Kashmir University Wednesday suspended construction of a guesthouse inside the campus to save a dozen chinar trees from the axe following student protests.
Vice Chancellor Abdul Wahid Qureshi halted the construction inside the chinar studded Naseem Bagh campus here.
Hundreds of students had launched an aggressive campaign to draw public attention to the possibility of chinar trees being felled to make way for the construction.
"I have passed orders so that no law is violated in this regard," Qureshi told IANS.
The lofty chinar tree, which is an icon of the rich Kashmiri heritage, is protected under the law and its felling without the explicit magisterial permission is illegal.
While many historians credit the Mughal rule for bringing the majestic chinar tree to Kashmir from Iran, others argue the chinars in the Valley owe their origin to Greece.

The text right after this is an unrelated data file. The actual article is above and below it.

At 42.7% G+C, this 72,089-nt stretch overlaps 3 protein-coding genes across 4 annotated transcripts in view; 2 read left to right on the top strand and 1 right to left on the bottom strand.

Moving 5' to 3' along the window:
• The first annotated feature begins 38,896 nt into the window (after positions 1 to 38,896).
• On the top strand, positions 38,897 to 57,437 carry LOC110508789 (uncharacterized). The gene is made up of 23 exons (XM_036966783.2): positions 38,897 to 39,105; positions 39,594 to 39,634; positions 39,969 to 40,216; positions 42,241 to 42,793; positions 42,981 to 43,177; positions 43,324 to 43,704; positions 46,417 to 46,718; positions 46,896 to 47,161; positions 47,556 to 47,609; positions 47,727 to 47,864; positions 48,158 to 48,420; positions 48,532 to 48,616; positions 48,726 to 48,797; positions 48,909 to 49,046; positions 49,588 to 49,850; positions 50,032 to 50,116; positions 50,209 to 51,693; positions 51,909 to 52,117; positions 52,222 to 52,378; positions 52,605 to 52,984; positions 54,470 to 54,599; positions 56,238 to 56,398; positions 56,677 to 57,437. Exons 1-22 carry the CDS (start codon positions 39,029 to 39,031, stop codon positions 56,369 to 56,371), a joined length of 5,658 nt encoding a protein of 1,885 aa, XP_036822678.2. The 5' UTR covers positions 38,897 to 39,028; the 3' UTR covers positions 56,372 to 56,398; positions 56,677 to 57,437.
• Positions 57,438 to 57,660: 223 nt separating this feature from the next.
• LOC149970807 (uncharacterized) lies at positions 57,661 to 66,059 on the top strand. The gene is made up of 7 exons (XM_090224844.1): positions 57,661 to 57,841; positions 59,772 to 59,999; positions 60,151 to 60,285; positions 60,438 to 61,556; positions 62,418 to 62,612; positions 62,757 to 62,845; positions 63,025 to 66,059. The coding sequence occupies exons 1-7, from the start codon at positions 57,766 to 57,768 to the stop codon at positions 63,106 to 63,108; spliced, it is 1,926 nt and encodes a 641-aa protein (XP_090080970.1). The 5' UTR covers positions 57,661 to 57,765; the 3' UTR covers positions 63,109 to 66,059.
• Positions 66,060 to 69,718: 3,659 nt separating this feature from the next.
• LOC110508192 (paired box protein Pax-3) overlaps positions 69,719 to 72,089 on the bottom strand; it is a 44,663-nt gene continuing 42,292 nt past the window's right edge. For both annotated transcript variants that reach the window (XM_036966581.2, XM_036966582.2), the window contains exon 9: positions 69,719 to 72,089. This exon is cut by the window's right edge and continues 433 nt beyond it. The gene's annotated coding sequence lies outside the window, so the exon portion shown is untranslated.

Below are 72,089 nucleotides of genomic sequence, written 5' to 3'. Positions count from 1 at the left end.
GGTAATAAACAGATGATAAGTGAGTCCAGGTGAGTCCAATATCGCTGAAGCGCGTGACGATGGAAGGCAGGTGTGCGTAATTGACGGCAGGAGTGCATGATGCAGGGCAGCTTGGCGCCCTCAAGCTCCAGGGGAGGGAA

The broad, thick leaves of the chinar are famous for their changing colours during the autumn season.
From green to crimson, red and finally yellow, the leaves of the chinar present an autumnal spectacle of colour, which fascinates tourists so much that they time their next Kashmir vacation with the changing colours of the chinar leaves.
Besides its grandeur and beauty, this tree has economic significance for the locals.
Its dry fallen leaves are burnt and converted into charcoal to fill the traditional Kashmiri fire pots, 'Kangris', used inside the loose, tweed over-garments called the 'Pheren' to keep warm during winters.